Android gets me soooo hot, you too?
In this lesson we’re going to setup the layout of our pickup app. Here is what our app will look like, two buttons to get clean and dirty pickup lines, and then another screen to display the pickup line, along with a button to try again if they’re not that into you, but i’m sure they will be. The first layout is set up with the main activities XML file.
So delete hello world by clicking on it and pressing delete, we can also select stuff in the component tree view to the right. Now we’ve got a blank canvas, select the text view. We’re going to change the layout to Linear layout and delete this padding, notice that it’s highlighted green, this means its referencing another file, if we click on it we see the @ sign, in this case the dimens dot xml in the values folder. That’s a file where you can standardize dimensions. Android handles a lot of defaults this way and when you see an @ sign that means its referencing a file somewhere. For now delete the padding, for this app we don’t need more cushion for the pushin. Next we’ll add the attribute android orientation vertical, to make whatever we put into this layout arrange itself vertically. Look back at the design view and we’ll see the padding is gone.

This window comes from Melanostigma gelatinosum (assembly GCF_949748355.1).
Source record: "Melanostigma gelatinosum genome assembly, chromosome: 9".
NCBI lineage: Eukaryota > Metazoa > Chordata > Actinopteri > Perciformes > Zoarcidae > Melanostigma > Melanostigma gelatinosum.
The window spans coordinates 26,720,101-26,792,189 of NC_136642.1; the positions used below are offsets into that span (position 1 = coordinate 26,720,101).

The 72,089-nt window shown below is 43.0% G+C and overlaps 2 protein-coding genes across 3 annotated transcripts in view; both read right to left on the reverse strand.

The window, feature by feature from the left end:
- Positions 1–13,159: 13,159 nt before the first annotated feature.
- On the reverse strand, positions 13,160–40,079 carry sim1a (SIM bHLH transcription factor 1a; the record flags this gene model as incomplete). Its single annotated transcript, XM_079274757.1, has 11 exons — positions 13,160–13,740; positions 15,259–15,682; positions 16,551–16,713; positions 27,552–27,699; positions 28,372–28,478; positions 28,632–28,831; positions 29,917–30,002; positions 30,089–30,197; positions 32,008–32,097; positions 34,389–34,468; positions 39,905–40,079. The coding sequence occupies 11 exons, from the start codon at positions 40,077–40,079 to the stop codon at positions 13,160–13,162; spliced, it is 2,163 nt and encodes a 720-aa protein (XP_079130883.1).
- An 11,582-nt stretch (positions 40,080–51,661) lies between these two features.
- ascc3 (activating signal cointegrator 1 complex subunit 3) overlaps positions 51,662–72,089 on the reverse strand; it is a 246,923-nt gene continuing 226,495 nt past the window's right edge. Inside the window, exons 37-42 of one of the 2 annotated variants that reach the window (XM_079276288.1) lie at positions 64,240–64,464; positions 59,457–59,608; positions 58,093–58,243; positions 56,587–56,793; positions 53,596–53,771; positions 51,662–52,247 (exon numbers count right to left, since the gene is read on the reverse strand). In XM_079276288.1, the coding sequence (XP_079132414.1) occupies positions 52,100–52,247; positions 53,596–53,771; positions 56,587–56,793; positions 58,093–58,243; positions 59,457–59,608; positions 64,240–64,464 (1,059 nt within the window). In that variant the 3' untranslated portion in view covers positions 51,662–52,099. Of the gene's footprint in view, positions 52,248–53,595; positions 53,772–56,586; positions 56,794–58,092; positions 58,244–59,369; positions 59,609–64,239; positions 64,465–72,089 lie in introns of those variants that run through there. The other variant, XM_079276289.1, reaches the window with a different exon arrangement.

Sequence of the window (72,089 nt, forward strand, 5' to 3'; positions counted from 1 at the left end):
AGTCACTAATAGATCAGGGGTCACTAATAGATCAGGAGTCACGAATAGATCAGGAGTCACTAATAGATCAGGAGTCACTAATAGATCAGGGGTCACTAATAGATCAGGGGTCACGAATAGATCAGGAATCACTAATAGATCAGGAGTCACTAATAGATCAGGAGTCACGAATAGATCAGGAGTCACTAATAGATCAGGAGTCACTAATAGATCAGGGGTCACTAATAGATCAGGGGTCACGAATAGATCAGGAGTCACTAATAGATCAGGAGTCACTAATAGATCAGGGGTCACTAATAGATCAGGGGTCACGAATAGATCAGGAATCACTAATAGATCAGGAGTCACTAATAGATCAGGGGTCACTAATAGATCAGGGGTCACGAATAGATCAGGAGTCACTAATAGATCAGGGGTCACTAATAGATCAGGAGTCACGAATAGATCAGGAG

Let’s split this vertical layout into two halves by adding two relative layouts. Select relative layout, then mouse over linear layout in the component tree and click to add it. You don’t need to drag, but you can. Do it one more time for the second half. We don’t see much change in the design, to make each relative layout take up half the screen find layout weight in properties and change it to .5, linear layout allows you to weight things inside, weight of 0.5 tells each relative layout to take up half the space.